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British troops return to Germany amid fears Russia threatens Europe’s borders


Army mobilization for a new Cold War: British troops return to Germany amid fears Russia threatens Europe’s borders

  • It comes three decades after UK personnel withdrew after the end of the Cold War
  • Britain and its NATO allies are working to intensify their presence in the Baltic region
  • Allow a faster response to any Russian incursion into Latvia, Lithuania or Estonia










British troops, tanks, and equipment were ordered back to Germany amid fears of a Russian threat to the Baltic states.

The move comes three decades after tens of thousands of UK staff were pulled out after the end of the Cold War.

But with the increasing presence of Russian forces on the eastern borders of Europe, Britain and its NATO allies are working to intensify their presence in the region.

It would allow a faster response to any Russian incursion into Latvia, Lithuania or Estonia by Vladimir Putin’s forces.

British troops, tanks and equipment ordered back to Germany amid fears of a Russian threat to the Baltic states

Defense Secretary Ben Wallace told lawmakers yesterday: “Readiness and presence deter our opponents.

sitting in tedworth [military camp in Wiltshire] Don’t put off an adversary like Russia that constantly wields and changes its willingness to keep us all guessing.

NATO countries are very concerned about this activity.

Equipment, troops and civilian contractors needed to maintain military equipment next year will return to Senellager in central Germany, an important training area for British soldiers after World War II.

Military figures hope that the creation of a NATO forward holding base in Germany will deter the Kremlin from seeking to seize territory.

Similar hubs will be established in Kenya and Oman to improve the UK’s operational access in Africa and the Middle East.

Sennelager already has a 45-square-mile training area for large-scale maneuvers and an urban warfare training center. Now its military infrastructure will be increased.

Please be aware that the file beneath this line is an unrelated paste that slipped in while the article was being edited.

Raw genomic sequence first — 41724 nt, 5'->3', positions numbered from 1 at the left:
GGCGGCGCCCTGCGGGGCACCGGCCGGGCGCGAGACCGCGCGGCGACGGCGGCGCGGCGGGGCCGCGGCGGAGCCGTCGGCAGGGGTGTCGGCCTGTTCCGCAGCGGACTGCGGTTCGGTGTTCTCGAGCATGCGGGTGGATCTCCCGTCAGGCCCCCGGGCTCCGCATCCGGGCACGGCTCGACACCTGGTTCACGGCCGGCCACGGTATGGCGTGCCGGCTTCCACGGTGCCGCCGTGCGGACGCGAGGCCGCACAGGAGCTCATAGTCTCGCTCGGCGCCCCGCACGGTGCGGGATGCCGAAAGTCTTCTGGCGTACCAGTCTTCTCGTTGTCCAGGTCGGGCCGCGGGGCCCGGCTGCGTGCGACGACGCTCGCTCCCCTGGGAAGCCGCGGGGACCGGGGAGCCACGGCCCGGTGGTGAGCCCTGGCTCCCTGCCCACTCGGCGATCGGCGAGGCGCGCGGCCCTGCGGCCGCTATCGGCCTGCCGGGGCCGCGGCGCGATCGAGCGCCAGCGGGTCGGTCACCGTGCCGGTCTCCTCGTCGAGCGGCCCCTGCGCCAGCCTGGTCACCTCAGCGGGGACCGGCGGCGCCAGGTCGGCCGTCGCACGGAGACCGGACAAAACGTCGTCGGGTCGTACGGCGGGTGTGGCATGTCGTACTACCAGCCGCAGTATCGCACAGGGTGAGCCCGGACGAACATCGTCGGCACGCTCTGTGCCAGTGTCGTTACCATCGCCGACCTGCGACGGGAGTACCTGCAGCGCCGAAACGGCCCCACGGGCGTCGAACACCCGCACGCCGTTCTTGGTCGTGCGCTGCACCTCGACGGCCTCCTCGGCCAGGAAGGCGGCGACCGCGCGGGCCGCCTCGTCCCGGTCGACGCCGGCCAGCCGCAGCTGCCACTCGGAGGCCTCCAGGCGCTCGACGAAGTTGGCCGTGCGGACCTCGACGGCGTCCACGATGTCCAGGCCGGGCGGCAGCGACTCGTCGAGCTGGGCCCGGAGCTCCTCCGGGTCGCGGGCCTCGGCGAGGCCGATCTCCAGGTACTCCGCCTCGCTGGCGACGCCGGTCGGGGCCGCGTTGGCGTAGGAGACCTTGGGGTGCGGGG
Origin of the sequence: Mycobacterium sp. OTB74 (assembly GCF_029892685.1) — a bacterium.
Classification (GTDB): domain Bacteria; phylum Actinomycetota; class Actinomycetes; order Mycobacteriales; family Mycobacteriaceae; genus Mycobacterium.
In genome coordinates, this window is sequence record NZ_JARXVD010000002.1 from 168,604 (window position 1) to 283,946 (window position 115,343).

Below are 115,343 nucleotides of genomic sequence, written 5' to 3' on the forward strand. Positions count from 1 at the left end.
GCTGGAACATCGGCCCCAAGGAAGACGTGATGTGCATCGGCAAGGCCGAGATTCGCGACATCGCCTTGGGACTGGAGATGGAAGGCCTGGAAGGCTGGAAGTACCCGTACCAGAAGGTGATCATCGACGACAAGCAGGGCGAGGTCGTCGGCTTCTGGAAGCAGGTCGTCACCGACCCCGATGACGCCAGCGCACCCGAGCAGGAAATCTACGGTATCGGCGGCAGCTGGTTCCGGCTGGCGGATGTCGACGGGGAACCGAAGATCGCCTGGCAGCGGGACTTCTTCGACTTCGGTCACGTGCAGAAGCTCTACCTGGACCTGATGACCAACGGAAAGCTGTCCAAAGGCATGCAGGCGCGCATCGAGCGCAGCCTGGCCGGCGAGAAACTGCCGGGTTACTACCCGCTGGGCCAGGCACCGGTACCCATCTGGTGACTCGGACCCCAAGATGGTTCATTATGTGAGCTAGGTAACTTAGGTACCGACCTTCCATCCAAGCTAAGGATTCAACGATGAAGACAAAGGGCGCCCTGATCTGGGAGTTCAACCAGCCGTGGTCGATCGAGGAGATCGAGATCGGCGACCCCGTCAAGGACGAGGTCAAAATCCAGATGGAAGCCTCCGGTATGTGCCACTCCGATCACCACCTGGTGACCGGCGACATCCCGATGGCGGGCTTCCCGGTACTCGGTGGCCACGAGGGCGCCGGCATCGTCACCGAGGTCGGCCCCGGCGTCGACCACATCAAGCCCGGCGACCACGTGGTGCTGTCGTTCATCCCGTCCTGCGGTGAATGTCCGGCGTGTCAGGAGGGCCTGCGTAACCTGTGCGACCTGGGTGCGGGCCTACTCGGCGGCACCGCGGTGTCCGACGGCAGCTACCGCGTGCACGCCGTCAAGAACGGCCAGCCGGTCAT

The move comes three decades after tens of thousands of UK staff were pulled out after the end of the Cold War

The move comes three decades after tens of thousands of UK staff were pulled out after the end of the Cold War

But since the base is 800 miles from the nearest Baltic state, former Secretary of Defense Tobias Ellwood suggested that a closer site should have been chosen.

He said, ‘The reassembly of NATO’s defensive posture after Afghanistan is welcome given that the immediate security threat to Europe again comes from Russia.

But as the front line has moved since the Cold War, it is puzzling to see NATO position its forward base in central Germany rather than in the east.

Poland would have been a better option, or even one of the Baltic states. This would have sent a stronger signal to Russia of the Alliance’s commitment to stand by our allies.

The return to Germany was announced as part of the “Soldier of the Future” plan, the largest government reform of the British Army in a generation.

But with the increasing presence of Russian forces on the eastern borders of Europe, Britain and its NATO allies are working to intensify their presence in the region.

But with the increasing presence of Russian forces on the eastern borders of Europe, Britain and its NATO allies are working to intensify their presence in the region.

Smaller British bases will be closed, historic regiments will be reduced in size and some units will disappear as the army is reconfigured to meet modern challenges such as electronic warfare.

Five hundred soldiers from the 3rd Regiment, the Royal Logistic Corps, were told yesterday that they would be disbanded, while the 3rd Medical Regiment (RAMC) was also disbanded.

Troops will be reassigned or a voluntary surplus provided. Pedestrians would be hardest hit, with 3,000 points still going.

Overall, the army will shrink to 73,000 regular trained soldiers by 2025, its smallest size in 300 years.

The Ministry of Defense said last night: “The Soldier of the Future is all about delivering a modern British Army fit for the challenges of the future.

Regional hubs are being established in Germany, Kenya and Oman. This front-end deployment provides improved global access and enhanced interoperability, to respond quickly when needed.

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